• Click the Insert Into Expression button
  • The last parameter is the target column name, " FileDirectory" in our case.

You can also choose more than one target column. The output will be an XML fragment that includes all those values. But as we want to assign one value to a string variable, we split this into two copy operations.

The DVM function now looks like this:

dvm:lookupValue1M("fileProperties.dvm", "Key",
bpws:getVariableData('inputVariable','payload','/ns2:customer/ns2:key
'), "FileDirectory")

Click OK.

Choose the property variable outputFolder on the right hand side.

Click OK.

If you see an error regarding the DVM function, it should go away once you click OK.

Repeat these steps to assign a value to the variable fileName

The DVM function looks like this:

dvm:lookupValue1M("fileProperties.dvm", "Key",
bpws:getVariableData('inputVariable','payload','/ns2:customer/ns2:key
'), "FileName")

The assign activity should now look like this:

Click OK.

That's all you have to do to create the DVM lookup.

The BPEL process looks like this:

Re-deploy the composite and test the BPEL process again. Make sure the value of the key element is 1.

Check if the output directory and file name are the ones you defined in the DVM and not the ones originally defined in the file adapter.

Change the Domain Value Map at runtime.

You might have to target the SOA Composer first as it is not targeted in development environments by default.

To check if you can use the Composer, please log into Enterprise Manager (EM) at http://host_name:port/em where host_name is the name of the host on which Enterprise Manager is installed and port is the port number of your admin server. Enter weblogic/ password and click Login.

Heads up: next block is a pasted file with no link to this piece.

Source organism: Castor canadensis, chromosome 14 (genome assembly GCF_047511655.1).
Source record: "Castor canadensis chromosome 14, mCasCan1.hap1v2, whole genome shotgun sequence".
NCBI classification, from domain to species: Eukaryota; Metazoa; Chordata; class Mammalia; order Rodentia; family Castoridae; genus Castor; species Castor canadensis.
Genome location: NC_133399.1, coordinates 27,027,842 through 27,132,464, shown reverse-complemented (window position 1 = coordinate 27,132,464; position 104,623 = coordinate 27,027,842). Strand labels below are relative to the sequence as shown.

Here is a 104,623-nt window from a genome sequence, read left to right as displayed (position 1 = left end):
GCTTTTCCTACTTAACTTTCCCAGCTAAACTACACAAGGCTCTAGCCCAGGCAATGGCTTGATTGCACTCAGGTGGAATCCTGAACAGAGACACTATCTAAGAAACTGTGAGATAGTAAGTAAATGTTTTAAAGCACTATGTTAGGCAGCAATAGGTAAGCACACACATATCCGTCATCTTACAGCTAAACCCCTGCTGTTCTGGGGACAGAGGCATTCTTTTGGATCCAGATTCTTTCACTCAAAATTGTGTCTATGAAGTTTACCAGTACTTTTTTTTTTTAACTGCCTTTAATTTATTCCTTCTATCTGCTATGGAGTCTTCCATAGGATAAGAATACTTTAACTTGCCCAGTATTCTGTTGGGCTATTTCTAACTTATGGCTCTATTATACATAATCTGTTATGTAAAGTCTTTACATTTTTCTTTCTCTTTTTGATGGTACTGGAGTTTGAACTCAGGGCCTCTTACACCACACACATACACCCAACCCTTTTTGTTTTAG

Open the Application Deployments under Farm_soaDomain.

If you don't see composer (serverName) as a deployed component, please follow the steps in the next section. If you can see it, please skip the next section.

Target SOA Composer in WebLogic Server administration console

Log into WLS console at http://host_name:port/console where host_name is the name of the host and port is the port number of your admin server.

The console application is deployed on first access, which might take a few minutes.

Click on Deployments in the Domain Structure on the left hand side.

The composer will be in state Installed. You have to target it and start it

Click on composer and choose the tab Targets.

Check the box left of composer and hit the Change Targets button.

Check AdminServer and click Yes.

Go back to the deployments by clicking on Deployments in the Domain Structure on the left.

Check the box in front of composer and click Start - Servicing all requests.

After a while, the state will change to Active.

Go back to Enterprise Manager and make sure the composer is now available under Application Deployment.

View the previously created DVM in SOA Composer

Log into SOA Composer at http://host_name:port/soa/composer where host_name is the name of the host and port is the port number of your admin server.

If there is a problem opening the Composer, make sure it's properly deployed and targeted (see previous step).

Select Open DVM from the Open menu.

The Select a DVM to open dialog appears.

Choose fileProperties.dvm and click Open.

The selected DVM opens in view mode.

Edit the DVM in SOA Composer

By default, DVMs open in the view mode. For editing a DVM, you need to change the mode to edit session by clicking the Edit menu item.

The DVM opens in edit session.

Now you can:

  • Add rows
  • Edit rows
  • Delete rows